Law School Site - Case Breif
Carroll v. Bowersock, 164
Measured by benefit to owner--
Bowersock (P) was contracted by Carroll (D) to perform some work
on D's building. P had removed the old floor, set the footings,
and installed reinforcing rods when the warehouse was destroyed by
fire. The trial court permitted P to recover the value of the work
performed regardless of the value of any benefit conferred on D. D
appeals, claiming that P owed him a completed floor that D could
test against contract specifications and that he derived no
benefit from removal of the old floor and the setting of forms
without the floor actually being poured.
Can a party recover for the
benefit derived from part performance of a construction project
when completion is precluded by an act of God not within the
contemplation of the parties?
Yes. Judgment reversed.
Because neither party can be charged with delinquency when
the contract cannot be fulfilled as anticipated, D is only
responsible to pay for the benefit he received rather than the
value of the work performed. The test to determine if a benefit
has accrued is whether the work would have inured to D's benefit
as contemplated by the contract if the fire had not occurred.
P can recover for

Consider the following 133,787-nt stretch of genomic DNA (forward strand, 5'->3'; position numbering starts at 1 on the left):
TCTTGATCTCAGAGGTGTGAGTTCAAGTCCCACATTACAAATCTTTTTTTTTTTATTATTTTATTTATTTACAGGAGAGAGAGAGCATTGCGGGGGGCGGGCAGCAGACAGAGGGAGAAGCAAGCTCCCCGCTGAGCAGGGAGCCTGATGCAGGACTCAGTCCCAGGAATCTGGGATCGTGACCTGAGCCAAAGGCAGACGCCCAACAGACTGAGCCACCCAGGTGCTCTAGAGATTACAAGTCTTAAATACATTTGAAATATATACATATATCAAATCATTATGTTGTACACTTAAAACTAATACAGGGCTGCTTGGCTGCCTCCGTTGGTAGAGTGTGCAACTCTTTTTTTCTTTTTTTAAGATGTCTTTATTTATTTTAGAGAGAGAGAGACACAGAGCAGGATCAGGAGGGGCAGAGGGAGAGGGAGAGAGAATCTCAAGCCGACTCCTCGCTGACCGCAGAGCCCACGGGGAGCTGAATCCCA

removal of the floor because the warehouse was improved to that
extent and the benefit inured to D prior to the fire. The same is
true for whatever footings were actually poured. However, the
settings of forms and the installation of steel reinforcements
where concrete was never poured did not benefit D because they
added nothing to the value of the structure until the concrete was
Some courts expand this rule to
include the value of materials at the building site if they also
were destroyed by fire, etc., even though not yet incorporated
into the structure. Other courts allow recovery of a proportionate
part of the total contract price
P can recover the proportion that
the value of the work finished bears to the value of the work
if wholly completed,
multiplied by the contract price). This method has been criticized
because it saves the contractor from part of the loss that he
otherwise would have sustained on full performance, and hence may
tempt destruction of the building.
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